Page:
Cape Griffon Vulture Research
The bulk of the remaining Cape Griffon vulture population (some 5,000-to-7,000 individuals) is mainly found in South Africa. REST has teamed up with the De Wildt Cheetah and Wildlife Trust to focus on the reintroduction of the Cape Griffon vulture back into its Namibian range. This is the first time that such an introduction has been tried in Southern Africa. To date, 16 birds that were admitted to De Wildt for minor rehabilitation and subsequently deemed 100 percent fit for release were flown to REST in 2004. These birds were held at REST in a release aviary for over a year to acclimate them. Three of the birds were captive bred but were kept with the wild releasable birds for behavioral socialization. The birds were held in the same location as the feeding site to form bonds with the wild birds in the area. This feeding site faces the Waterberg cliffs, the only suitable natural habitat for the vultures in the area.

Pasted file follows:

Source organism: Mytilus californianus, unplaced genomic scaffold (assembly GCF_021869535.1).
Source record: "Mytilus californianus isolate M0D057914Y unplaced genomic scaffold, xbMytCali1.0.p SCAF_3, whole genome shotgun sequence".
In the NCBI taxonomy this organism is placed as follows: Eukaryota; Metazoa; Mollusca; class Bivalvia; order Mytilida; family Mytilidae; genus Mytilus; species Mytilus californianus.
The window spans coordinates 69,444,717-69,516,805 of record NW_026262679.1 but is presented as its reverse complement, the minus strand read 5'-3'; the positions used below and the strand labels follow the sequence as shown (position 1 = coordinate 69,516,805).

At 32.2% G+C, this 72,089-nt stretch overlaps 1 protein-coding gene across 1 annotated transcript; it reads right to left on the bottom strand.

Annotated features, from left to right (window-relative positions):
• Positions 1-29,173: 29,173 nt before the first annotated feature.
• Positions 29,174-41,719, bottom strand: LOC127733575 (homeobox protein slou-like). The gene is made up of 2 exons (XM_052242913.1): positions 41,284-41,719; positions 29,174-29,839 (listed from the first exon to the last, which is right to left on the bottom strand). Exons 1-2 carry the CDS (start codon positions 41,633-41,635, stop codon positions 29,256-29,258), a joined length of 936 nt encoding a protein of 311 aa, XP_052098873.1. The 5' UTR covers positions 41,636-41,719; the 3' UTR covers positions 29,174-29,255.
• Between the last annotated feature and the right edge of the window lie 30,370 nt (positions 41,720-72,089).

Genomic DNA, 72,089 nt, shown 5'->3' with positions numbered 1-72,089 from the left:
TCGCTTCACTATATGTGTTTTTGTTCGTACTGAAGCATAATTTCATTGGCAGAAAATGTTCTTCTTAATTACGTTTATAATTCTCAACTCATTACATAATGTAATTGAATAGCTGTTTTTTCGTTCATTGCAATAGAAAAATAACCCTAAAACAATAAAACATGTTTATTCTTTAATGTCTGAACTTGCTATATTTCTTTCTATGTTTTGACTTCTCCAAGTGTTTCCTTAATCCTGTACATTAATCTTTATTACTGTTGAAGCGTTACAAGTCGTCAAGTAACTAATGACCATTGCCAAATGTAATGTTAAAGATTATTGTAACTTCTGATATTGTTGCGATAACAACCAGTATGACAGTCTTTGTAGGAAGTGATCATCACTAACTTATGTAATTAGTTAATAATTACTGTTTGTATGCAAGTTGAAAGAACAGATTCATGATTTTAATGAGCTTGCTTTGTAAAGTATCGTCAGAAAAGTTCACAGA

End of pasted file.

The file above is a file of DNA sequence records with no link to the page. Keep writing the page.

On 23 October 2005, 14 of the De Wildt vultures were released back into the wild. All the birds were ringed and two were fitted with the satellite tracking device. Unfortunately, within the first month two of the birds were recovered dead. One had drowned in a farm reservoir. After a full autopsy it was suspected that the second bird’s healed wing (it had been broken) was not strong enough for full flight. The remaining birds with satellite telemetry are doing well and those with just bands are occasionally being spotted around the country.